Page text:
Today the photographs have been published in an Irish newspaper, and an Italian magazine have promised a 27-page spread in a special edition soon.  St James’ Palace have suggested that greed can be the only motivation for this.  What really made me feel sick, however, was hearing the editor of the Irish newspaper (which I’m not going to name because I wouldn’t want to give any publicity to such a distasteful publication) attempt to justify his decision to print the pictures.  Despite being the future Queen of England, he claims, the Duchess has no such status in the Republic of Ireland, and should therefore be viewed as any other international celebrity.  In other words, she deserves no special treatment as the member of a Royal family, because Ireland don’t have a Royal family and therefore (one must assume) aren’t obliged to respect anyone else’s.  He went on to say that, should, say, Rihanna or Lady Gaga be photographed in similar circumstances, they should expect the same result.

So that’s OK then, is it?  As long as you treat everyone in the same way, you’re justified in treating them pretty much however you want.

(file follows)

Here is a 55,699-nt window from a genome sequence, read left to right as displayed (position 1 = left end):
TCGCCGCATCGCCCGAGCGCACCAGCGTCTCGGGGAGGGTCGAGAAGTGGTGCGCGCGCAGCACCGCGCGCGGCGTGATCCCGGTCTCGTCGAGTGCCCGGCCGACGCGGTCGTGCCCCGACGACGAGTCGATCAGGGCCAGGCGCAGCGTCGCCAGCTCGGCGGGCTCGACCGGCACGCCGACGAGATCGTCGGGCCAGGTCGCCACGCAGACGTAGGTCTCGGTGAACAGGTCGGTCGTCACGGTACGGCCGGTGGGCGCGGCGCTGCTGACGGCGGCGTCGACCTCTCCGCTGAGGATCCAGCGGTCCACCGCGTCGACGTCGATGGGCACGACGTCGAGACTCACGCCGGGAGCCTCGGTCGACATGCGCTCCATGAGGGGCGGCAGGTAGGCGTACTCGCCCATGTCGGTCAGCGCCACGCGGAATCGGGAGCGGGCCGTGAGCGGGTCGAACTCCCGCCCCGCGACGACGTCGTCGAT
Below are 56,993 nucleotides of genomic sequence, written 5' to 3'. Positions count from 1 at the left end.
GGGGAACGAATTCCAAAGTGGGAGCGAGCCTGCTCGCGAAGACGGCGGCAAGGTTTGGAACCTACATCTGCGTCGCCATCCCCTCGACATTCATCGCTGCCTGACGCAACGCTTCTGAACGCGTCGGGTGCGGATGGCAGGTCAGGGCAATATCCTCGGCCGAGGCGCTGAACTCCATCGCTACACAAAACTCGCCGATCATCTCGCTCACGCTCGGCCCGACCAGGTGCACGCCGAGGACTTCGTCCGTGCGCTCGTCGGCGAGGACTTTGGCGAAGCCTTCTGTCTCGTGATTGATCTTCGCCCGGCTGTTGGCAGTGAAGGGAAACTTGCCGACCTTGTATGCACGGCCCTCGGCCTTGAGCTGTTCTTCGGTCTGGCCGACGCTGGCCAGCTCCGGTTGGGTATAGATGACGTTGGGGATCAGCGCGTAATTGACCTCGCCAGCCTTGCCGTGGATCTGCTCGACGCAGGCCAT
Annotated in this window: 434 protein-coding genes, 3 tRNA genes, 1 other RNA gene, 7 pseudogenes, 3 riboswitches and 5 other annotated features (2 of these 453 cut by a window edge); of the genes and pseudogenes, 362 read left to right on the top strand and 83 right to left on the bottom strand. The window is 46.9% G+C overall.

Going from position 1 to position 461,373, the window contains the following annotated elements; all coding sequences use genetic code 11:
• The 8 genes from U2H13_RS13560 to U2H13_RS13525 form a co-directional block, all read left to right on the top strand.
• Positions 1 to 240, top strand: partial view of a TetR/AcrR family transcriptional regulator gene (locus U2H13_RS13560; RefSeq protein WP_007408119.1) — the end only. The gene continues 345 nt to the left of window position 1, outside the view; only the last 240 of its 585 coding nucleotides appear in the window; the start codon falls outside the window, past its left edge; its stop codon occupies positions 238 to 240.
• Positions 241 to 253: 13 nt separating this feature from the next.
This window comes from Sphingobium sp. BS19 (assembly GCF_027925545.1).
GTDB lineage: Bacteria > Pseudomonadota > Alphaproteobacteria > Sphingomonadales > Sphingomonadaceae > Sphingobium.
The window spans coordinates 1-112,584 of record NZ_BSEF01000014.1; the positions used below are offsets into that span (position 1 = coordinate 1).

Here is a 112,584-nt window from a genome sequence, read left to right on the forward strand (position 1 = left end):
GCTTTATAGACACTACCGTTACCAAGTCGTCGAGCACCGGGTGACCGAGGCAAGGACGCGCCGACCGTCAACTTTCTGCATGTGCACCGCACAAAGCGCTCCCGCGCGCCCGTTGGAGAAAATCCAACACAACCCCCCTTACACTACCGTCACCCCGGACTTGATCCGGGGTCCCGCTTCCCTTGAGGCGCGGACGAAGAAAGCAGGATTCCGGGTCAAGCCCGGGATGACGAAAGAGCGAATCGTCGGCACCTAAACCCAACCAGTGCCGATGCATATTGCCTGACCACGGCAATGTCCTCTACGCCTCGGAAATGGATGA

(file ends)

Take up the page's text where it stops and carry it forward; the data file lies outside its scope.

Except that I don’t think it’s in any way acceptable to photograph anyone from a long distance, when she believes she’s in private and enjoying a secluded sunbathe with her husband.  Some celebrities court publicity by baring their bodies in public places, and to a certain extent they should expect to be photographed in those situations (although I’m not sure it’s the slightest bit helpful to anyone to have the pictures splashed across their newspaper, and I’m not one of those people who believes that the papers only do it because people want it.  As the Jam might tell you, “the public wants what the public gets”, rather than the other way round).  But however brazen, however outrageous the celebrity in the public eye, when she (or he) is having some private time, in a place attached to their home (or holiday accommodation) specifically designed for relaxing in the sun, it is not the right of anyone to intrude on that just because they have the technology to do so.